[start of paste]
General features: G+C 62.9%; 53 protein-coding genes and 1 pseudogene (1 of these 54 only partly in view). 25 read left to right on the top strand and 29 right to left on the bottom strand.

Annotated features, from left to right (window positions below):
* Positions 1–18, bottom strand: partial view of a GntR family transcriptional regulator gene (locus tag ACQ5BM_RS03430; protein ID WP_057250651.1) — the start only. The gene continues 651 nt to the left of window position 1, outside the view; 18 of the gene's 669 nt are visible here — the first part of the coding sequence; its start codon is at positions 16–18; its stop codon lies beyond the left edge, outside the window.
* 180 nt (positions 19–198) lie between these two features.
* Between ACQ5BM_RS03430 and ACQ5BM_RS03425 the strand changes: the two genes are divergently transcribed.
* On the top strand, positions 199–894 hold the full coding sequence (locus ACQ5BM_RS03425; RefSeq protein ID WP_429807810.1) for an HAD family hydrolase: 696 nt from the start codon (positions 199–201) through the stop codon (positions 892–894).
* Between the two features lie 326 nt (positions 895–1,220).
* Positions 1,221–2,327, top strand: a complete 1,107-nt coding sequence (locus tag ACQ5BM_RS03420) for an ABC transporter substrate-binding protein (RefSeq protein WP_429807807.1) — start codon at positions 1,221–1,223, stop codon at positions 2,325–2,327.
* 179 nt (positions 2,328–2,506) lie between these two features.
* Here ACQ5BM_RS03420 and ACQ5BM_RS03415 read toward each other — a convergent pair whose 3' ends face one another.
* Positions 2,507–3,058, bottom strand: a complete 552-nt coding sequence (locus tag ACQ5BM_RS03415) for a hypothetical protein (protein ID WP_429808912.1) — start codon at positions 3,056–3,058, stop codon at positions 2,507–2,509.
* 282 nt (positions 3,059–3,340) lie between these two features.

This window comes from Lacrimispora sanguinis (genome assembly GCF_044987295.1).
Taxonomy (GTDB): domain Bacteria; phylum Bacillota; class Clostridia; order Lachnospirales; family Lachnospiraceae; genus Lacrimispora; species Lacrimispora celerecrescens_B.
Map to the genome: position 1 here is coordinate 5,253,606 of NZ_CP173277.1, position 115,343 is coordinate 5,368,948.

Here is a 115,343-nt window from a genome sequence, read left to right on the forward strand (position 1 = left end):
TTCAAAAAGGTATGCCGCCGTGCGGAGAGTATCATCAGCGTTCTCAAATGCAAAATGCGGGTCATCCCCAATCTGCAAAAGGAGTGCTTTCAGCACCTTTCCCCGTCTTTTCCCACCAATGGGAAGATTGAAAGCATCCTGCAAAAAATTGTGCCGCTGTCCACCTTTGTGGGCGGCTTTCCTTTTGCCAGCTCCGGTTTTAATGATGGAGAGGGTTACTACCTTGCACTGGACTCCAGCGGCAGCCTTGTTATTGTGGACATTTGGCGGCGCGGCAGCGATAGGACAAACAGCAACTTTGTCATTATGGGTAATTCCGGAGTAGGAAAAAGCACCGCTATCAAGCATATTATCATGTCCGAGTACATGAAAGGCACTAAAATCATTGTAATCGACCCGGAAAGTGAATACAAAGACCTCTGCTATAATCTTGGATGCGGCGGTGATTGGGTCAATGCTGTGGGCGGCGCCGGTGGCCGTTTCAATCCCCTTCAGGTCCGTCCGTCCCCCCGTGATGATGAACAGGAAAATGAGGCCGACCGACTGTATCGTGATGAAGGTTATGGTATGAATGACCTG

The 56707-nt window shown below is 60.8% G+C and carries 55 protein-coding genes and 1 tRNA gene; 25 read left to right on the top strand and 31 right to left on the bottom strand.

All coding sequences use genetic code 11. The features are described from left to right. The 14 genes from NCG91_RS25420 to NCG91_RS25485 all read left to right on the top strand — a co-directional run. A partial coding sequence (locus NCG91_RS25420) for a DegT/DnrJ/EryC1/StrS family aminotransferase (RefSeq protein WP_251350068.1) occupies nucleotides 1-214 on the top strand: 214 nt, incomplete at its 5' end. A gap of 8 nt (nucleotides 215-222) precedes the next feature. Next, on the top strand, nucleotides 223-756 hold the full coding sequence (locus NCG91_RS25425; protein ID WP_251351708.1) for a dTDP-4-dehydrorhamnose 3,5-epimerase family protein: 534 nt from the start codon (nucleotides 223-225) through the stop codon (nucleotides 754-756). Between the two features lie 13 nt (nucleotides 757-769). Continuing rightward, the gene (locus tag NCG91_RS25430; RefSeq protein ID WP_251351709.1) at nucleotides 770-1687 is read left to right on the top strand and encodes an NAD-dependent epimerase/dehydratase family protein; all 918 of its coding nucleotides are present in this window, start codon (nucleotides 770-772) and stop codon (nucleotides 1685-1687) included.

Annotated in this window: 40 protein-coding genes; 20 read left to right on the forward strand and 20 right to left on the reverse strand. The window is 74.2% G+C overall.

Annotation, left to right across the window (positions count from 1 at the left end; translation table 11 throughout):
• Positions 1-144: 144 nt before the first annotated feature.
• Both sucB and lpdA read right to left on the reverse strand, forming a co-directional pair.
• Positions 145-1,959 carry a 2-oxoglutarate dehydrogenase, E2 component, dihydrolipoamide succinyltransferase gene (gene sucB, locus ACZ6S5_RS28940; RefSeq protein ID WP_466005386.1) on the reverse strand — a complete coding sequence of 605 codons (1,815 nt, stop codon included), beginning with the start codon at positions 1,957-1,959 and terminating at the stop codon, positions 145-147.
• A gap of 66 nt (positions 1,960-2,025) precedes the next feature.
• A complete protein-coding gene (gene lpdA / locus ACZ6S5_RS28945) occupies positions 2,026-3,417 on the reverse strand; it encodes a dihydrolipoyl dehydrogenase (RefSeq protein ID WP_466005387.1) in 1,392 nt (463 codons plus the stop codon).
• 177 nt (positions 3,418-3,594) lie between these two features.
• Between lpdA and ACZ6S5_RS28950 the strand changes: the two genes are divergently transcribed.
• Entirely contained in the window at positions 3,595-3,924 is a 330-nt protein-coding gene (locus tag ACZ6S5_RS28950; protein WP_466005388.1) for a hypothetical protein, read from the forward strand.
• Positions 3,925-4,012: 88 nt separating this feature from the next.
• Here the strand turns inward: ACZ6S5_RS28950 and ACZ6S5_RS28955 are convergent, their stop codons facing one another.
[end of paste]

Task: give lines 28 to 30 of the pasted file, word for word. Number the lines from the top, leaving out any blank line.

• Between lpdA and ACZ6S5_RS28950 the strand changes: the two genes are divergently transcribed.
• Entirely contained in the window at positions 3,595-3,924 is a 330-nt protein-coding gene (locus tag ACZ6S5_RS28950; protein WP_466005388.1) for a hypothetical protein, read from the forward strand.
• Positions 3,925-4,012: 88 nt separating this feature from the next.